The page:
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Windows 7: Startup Repair - Run 3 Separate Times

22 Aug 2011   #30
Bare Foot Kid
Microsoft MVP

W 7 64-bit Ultimate

Hello mate and thanks for the input.

You can use an elevated command window to mark active and inactive, disk management can only be used to mark active.

If mistakes are made, no system changes are registered until a reboot.

Once I accidently marked another partition active and when I realized the goof I used diskpart to correct and there was no issue at restart.

My System SpecsSystem Spec
22 Aug 2011   #31

Win7 Ultimate x64 & WinXP SP3 x86 Dual Boot

Thanks again my friend for the answers, your help and tutorial taught me things I needed to know so I can correctly handle my OS's and hard drives, and Im sure this will lead me to solve my booting issues (thats on another thread
My System SpecsSystem Spec
22 Aug 2011   #32
Bare Foot Kid
Microsoft MVP

W 7 64-bit Ultimate

Nice to meet you Alex and welcome to Seven Forums!

Keep looking up mate!
My System SpecsSystem Spec
26 Aug 2011   #33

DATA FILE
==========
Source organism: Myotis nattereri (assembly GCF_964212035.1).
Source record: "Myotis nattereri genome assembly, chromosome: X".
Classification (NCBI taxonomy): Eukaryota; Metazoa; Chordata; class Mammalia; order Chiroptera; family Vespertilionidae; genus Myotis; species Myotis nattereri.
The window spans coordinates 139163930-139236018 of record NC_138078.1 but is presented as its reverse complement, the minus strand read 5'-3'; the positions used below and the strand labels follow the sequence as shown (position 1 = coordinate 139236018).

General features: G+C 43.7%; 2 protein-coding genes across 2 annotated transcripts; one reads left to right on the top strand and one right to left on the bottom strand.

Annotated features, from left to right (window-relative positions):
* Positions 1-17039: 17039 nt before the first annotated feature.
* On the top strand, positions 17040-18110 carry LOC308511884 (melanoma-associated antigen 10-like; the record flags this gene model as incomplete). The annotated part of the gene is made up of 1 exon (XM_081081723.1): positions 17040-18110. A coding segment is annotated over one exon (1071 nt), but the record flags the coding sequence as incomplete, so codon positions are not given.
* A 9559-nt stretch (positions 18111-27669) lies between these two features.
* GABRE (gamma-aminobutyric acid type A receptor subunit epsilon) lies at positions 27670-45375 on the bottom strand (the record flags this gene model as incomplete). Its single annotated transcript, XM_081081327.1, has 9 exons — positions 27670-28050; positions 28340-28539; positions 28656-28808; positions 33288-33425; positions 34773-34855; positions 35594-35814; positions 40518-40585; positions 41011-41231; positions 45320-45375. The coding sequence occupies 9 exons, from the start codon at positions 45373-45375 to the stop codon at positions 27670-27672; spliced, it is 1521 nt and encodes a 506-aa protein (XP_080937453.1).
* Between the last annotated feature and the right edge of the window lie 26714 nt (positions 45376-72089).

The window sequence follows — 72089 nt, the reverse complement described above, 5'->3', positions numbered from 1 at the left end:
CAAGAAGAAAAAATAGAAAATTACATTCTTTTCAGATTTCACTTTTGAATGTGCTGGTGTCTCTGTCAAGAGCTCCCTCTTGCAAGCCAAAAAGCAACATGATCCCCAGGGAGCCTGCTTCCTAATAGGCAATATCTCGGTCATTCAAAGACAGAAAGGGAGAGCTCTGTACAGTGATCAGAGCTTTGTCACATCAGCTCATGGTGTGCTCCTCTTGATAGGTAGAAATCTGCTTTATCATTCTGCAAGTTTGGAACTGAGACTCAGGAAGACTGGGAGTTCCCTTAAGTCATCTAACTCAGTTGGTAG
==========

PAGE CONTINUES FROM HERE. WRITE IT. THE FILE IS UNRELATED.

Windows 7 Home Premium 64bit

Bare Foot Kid -

OMG, I want to lace this response with about a thousand smiley faces and thank you's with a gazillion exclamation points for this thread. I might not even use these forums again (unless I get another serious problem but this is the first I've had) but I felt compelled to create a user name at 1:30AM just to say thanks. Yesterday I had reformatted a second hard drive that had XP on it that I no longer needed, and only had the hard drive with WIN7 on it left installed. After doing so I got the boot error that this thread covered. Going in and activating the partition allowed me to fix the BOOTMGR error which was the error I got next. I would have never gotten that far if it wasn't for this thread! Most importantly, I didn't lose any of my data or settings and everything is back to normal. Sorry for the story, I'm explaining this story rather than jumping around in circles in pure happiness.